Librarian: Why and How to Be(come) an Amateur Librarian

Every discipline on its way of acceptance and establishment in a society structures its knowledge and articulates the importance of the discipline for the society. Librarianship is no different. Structure helps the discipline to make a curriculum, curriculum helps the discipline to get accepted by the academia, academia helps profession to get recognized and then to keep the pool exclusive for the ones who master the (structure and) knowledge (at the academia). When discipline articulates its (information) workflows software engineers come to help the professionals to make repetitive tasks and procedures a jobs for computers. And that’s one of the moments when a lot of enthusiasts could come in and by mastering the software tools learn some of the workflows. Software tools are tricky. As Nathan Ensmenger writes, (see: “Before and after Calibre“), “mach­ines, people, and processes in an inextricably interconnected and interdependent system” which never goes without “conflict, negotiation, disputes over professional authority, and the conflation of social, political, and technological agendas. Software is perhaps the ultimate heterogeneous technology. It exists simultaneously as an idea, language, technology, and practice.”[1]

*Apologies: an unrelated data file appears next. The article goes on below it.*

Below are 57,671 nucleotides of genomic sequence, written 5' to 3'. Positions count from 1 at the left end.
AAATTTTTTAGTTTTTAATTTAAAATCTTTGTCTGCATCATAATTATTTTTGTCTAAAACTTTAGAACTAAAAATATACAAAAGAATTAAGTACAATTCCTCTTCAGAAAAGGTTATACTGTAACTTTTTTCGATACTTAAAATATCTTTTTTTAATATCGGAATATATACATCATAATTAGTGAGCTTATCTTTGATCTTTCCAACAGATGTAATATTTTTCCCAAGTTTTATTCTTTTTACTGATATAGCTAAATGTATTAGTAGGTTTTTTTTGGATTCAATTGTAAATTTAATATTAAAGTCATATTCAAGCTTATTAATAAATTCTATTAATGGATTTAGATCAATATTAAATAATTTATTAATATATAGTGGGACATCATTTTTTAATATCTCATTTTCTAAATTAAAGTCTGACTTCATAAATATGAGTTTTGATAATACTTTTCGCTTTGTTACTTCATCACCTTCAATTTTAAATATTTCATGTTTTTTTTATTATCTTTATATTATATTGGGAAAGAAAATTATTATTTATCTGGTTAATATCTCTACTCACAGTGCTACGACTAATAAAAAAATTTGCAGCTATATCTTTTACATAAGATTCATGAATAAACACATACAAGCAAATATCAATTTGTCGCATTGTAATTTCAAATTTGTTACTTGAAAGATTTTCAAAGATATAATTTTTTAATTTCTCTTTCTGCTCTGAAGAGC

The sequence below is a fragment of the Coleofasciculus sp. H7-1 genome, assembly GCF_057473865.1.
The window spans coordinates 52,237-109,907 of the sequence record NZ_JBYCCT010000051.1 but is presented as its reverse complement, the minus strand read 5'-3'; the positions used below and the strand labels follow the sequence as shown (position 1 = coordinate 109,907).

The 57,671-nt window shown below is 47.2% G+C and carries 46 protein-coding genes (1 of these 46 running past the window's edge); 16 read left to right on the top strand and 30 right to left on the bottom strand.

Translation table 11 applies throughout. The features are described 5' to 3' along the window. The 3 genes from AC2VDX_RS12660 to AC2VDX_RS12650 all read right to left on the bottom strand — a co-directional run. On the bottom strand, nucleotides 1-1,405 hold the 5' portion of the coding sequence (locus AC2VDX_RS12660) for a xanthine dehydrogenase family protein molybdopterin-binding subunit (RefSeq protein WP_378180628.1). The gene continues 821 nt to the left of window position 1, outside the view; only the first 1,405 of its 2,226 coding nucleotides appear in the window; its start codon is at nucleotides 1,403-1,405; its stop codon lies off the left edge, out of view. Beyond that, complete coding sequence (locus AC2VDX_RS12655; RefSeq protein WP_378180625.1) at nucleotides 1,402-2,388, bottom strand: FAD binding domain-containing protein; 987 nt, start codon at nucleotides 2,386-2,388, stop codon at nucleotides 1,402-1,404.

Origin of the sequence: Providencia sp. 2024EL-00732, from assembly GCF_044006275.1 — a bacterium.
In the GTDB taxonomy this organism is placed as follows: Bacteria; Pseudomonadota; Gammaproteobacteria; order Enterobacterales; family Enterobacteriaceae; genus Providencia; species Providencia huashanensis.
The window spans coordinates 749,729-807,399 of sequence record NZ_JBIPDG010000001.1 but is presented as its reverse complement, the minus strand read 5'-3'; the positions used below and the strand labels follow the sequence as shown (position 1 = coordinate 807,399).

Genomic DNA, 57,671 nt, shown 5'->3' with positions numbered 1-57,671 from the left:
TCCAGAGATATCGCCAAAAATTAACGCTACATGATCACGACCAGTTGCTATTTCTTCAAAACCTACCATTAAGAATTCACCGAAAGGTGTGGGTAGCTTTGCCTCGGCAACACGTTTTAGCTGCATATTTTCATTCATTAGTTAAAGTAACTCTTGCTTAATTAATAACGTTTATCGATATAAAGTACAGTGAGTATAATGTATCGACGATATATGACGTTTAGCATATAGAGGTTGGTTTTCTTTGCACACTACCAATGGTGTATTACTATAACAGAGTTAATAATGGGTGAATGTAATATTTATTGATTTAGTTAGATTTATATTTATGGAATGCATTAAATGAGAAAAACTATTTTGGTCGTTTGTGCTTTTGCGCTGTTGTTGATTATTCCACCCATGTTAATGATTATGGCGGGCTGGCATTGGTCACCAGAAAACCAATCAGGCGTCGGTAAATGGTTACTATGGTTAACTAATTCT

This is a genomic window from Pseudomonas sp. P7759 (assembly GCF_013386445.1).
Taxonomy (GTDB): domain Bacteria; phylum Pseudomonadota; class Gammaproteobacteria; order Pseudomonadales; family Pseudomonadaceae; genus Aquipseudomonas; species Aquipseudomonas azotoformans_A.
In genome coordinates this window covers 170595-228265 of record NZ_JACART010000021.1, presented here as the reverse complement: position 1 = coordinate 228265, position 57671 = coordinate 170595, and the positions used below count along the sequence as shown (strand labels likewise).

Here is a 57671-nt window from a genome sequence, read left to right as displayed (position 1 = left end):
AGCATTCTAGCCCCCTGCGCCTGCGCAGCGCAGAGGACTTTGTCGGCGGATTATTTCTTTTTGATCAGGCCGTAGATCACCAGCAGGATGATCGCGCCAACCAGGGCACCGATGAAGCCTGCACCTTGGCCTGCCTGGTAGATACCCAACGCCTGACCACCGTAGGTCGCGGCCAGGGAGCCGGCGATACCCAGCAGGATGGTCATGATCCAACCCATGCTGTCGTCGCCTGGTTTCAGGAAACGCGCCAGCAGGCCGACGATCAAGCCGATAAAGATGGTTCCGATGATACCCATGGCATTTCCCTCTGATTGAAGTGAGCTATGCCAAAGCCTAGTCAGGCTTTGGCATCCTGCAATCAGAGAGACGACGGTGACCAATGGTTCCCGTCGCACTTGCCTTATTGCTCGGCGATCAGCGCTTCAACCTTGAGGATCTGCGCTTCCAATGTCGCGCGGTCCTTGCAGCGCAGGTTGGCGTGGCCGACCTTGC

Software made cataloging and searching things in the world a multibillion dollar industry. Google makes catalog and search of all internet pages and by controlling the catalog Google controls (our discovery of) the Internet. Amazon makes catalog and search of all available books (and other products) and by controlling the catalog, they control the financial audit, distribution and consequently enforce their preferred prices along the line to producers (of books and other products).

It is in public interest to control the catalogs.

Librarians know how to catalog the world. A public library (see End-to-end catalog) is:

  • free access to books for every member of society
  • library catalog
  • librarian

So, how to become a librarian of a public library?

Take care of our public library. Take care of our books. Take care of our catalogs.



Don’t be afraid to be a curator. Our public library gets its scope and scale when we – (amateur and professional) librarians – gather together in the publicly distributed library infrastructure.


[1] Ensmenger, Nathan. The Computer Boys Take over : Computers, Programmers, and the Politics of Technical Expertise. Cambridge Mass.: MIT Press, 2010.